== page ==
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Ag Canada Tightens Old-, New-Crop Canola Stocks Estimates; Cuts Price Outlook

Agriculture Canada has tightened its old- and new-crop canola ending stocks estimates from last month, while also lowering its price expectations. 

In updated monthly supply-demand estimates released late Tuesday afternoon, Ag Canada pegged 2022-23 canola ending stocks at 650,000 tonnes, down sharply from the April estimate of 1 million, and even below the drought-impacted 2021-22 ending stocks level of 865,000 tonnes. With the smaller old-crop carryover and a slight reduction in this year’s production estimate, 2023-24 ending stocks are now seen at 600,000 tonnes, versus the April forecast of 1.05 million. 

If accurate, ending stocks for both the old- and new-crop marketing years would fall far below the five-year average of 2.2 million tonnes. 

Meanwhile, despite tighter ending stocks estimates for both years, Ag Canada estimated the 2022-23 season average canola price at $805/tonne (No. 1, track Vancouver) down $45 from the April estimate and $270 below the previous year. The reduction in the new-crop price forecast was even starker, dropping $120 from last month to $700 and below the five-year average of $718.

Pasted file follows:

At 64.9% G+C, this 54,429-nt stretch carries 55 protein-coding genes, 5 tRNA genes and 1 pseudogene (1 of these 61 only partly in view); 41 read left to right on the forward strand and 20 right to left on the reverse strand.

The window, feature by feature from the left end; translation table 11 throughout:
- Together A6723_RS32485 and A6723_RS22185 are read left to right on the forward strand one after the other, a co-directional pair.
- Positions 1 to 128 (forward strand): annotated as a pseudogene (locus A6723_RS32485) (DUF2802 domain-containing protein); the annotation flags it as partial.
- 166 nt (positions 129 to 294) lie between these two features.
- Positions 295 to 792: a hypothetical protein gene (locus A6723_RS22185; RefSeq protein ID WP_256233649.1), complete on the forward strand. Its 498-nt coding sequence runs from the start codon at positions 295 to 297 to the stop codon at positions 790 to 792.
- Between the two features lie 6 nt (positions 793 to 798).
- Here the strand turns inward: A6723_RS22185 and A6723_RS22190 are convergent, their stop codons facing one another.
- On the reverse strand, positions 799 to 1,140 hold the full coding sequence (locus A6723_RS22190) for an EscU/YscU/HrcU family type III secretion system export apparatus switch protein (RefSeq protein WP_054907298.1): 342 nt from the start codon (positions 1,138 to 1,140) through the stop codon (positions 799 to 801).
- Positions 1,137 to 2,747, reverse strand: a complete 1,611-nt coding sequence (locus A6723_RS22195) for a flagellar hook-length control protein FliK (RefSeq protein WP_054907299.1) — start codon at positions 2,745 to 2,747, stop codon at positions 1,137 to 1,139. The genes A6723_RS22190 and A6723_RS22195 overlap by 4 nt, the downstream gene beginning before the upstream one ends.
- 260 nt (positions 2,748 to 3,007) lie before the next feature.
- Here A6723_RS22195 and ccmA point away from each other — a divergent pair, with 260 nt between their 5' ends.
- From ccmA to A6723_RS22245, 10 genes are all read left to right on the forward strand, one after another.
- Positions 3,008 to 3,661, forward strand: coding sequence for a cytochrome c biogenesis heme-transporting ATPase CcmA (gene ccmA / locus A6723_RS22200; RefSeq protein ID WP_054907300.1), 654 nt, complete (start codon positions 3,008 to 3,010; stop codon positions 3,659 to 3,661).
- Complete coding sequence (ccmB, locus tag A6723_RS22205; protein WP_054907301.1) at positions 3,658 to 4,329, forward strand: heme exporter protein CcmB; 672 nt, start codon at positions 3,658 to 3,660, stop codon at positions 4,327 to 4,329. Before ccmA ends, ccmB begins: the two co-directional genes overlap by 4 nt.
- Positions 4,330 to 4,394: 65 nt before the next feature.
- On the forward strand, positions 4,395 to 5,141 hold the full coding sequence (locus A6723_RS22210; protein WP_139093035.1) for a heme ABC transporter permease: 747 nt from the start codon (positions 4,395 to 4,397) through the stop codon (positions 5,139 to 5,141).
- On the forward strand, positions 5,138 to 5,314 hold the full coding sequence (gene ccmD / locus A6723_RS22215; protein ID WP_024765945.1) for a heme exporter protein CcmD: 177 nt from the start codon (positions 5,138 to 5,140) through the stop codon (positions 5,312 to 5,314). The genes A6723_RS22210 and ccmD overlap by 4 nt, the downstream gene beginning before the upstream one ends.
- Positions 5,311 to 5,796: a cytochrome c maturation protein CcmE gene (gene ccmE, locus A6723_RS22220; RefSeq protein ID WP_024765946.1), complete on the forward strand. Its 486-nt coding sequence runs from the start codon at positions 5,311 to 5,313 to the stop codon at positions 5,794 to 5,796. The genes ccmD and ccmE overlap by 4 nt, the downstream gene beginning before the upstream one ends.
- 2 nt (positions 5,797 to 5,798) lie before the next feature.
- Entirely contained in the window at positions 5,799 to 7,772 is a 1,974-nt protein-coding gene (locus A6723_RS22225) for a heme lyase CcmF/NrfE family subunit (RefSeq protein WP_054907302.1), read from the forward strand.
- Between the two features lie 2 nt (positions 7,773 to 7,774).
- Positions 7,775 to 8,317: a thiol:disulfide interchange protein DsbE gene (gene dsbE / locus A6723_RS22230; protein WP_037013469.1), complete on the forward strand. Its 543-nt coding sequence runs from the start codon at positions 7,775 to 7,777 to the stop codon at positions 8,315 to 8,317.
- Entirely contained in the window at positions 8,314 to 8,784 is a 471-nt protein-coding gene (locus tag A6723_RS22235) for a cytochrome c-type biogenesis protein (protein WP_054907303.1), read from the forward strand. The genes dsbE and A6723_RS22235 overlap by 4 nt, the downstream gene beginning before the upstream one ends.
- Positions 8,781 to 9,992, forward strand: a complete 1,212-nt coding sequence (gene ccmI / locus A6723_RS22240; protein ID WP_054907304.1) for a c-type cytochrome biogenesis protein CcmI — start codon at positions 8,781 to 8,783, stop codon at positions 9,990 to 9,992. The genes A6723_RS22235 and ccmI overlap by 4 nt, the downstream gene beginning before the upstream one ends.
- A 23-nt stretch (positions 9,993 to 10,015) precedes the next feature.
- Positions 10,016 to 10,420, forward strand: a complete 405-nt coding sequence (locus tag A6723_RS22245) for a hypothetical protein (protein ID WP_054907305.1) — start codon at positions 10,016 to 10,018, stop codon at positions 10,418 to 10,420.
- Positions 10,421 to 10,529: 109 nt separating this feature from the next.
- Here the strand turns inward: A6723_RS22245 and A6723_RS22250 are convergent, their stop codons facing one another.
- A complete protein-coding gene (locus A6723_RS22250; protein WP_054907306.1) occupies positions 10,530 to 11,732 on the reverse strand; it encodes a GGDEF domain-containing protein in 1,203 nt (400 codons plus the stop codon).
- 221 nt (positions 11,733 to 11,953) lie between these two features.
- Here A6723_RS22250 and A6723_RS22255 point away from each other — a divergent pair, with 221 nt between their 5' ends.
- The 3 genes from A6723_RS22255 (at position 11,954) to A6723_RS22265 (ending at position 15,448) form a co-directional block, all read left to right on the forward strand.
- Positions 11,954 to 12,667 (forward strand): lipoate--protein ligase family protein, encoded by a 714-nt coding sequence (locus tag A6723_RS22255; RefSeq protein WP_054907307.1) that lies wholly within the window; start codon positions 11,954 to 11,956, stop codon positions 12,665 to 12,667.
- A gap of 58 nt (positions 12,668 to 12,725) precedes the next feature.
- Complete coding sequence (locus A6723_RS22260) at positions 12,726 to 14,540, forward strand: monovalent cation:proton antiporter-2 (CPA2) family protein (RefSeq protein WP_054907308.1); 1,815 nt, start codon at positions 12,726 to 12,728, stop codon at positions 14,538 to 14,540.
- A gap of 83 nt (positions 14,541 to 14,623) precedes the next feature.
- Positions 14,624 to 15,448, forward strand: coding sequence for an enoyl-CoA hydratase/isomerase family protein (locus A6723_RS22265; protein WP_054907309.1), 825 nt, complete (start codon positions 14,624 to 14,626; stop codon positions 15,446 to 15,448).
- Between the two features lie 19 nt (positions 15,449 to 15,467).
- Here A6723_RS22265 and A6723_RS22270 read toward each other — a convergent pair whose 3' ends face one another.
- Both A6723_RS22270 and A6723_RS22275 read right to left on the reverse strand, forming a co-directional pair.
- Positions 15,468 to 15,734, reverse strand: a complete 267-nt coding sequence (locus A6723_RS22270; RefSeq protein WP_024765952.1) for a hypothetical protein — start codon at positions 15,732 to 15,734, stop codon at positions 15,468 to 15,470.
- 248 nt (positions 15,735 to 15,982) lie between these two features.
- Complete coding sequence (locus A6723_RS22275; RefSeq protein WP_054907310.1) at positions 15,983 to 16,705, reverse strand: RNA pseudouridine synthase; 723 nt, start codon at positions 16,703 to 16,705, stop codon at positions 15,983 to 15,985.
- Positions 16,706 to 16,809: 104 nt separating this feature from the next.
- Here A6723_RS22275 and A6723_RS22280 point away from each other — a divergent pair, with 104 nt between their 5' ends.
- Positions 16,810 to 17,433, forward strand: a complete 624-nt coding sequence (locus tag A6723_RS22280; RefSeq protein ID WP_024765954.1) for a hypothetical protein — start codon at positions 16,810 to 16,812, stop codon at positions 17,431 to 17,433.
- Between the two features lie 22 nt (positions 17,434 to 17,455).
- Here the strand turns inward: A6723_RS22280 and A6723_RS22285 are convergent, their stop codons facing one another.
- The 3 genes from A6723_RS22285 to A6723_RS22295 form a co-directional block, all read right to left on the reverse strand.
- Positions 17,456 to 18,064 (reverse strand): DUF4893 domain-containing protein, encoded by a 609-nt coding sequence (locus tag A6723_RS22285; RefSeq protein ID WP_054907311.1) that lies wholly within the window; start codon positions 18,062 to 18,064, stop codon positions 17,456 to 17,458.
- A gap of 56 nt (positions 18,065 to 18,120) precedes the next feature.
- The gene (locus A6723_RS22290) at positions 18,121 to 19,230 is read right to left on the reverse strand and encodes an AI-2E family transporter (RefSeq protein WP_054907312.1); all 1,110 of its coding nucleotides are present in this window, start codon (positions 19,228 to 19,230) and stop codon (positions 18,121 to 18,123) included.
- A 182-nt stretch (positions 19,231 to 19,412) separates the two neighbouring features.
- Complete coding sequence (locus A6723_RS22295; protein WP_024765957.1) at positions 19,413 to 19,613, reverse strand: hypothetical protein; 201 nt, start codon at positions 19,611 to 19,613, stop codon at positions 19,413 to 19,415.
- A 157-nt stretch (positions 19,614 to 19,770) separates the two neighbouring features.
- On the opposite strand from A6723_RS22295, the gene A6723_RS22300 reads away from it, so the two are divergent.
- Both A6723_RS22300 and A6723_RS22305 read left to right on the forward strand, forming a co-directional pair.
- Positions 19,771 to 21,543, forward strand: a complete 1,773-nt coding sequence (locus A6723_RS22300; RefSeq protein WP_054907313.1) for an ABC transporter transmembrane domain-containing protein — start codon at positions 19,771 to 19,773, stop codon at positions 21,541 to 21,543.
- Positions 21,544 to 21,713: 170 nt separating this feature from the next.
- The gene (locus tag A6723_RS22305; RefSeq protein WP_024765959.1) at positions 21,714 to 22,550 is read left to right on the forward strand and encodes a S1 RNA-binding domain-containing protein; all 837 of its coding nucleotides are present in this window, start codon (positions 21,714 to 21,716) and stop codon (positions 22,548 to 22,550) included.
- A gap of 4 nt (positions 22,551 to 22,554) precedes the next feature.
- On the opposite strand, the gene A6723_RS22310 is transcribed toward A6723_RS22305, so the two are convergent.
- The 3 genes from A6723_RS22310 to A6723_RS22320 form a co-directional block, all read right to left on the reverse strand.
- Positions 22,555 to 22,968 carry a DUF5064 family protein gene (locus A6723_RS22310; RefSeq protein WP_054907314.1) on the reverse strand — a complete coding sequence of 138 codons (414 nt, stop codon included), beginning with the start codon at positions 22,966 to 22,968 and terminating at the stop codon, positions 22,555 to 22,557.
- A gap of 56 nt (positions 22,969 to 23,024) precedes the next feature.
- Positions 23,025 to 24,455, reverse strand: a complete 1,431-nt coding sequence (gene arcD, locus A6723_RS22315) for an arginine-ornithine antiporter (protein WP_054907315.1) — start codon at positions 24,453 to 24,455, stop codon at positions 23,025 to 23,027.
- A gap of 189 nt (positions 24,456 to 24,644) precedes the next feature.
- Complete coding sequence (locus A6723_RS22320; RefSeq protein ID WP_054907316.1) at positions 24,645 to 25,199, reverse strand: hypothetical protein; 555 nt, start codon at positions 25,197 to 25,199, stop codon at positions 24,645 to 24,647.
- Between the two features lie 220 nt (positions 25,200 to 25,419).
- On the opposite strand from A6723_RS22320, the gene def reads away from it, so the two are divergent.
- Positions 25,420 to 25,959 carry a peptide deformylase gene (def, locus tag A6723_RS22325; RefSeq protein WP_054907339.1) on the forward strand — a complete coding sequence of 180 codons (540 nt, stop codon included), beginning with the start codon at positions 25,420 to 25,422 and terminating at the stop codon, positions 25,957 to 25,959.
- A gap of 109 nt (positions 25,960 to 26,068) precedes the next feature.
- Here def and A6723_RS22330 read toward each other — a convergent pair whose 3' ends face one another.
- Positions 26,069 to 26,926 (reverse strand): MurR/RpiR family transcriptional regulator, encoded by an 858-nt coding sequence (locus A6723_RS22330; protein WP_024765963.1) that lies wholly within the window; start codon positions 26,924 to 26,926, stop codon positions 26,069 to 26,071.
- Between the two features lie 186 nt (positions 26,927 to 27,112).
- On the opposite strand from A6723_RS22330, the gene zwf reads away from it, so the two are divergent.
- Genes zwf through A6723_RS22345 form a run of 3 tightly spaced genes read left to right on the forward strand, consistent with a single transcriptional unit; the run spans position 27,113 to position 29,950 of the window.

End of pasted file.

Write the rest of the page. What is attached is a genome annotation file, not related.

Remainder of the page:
This month’s supply-demand estimates reflect Statistics Canada’s April 26 acreage report, as well as its May 9 grain stocks report.  

The acreage report projected 2024 Canadian canola planted area at 21.59 million acres, slightly below Ag Canada’s prior forecast of 21.74 million. With the reduction in seeded area, and a corresponding drop in harvested area, Ag Canada now estimates the 2024 canola crop at 18.4 million tonnes, down 100,000 from the April forecast. Meanwhile, the May stocks report showed total national canola stockpiles as of March 31 at 5.94 million tonnes, up 15.3% from the same time last year but down from the March 31, 2021 level of 7.81 million. 

Ag Canada made no changes to its 2022-23 canola export and crush forecasts from April, holding them at 8.4 million and 9.5 million tonnes, respectively. Instead, the government department pulled back its ending stocks estimate based on much higher estimate of feed, waste, and dockage, increasing it to 537,000 tonnes, compared to just 187,000 in April but still below 900,000 in 2021-22. For 2023-24, Ag Canada forecast feed, waste, and dockage at 199,000 tonnes, what it described as a more typical level. 

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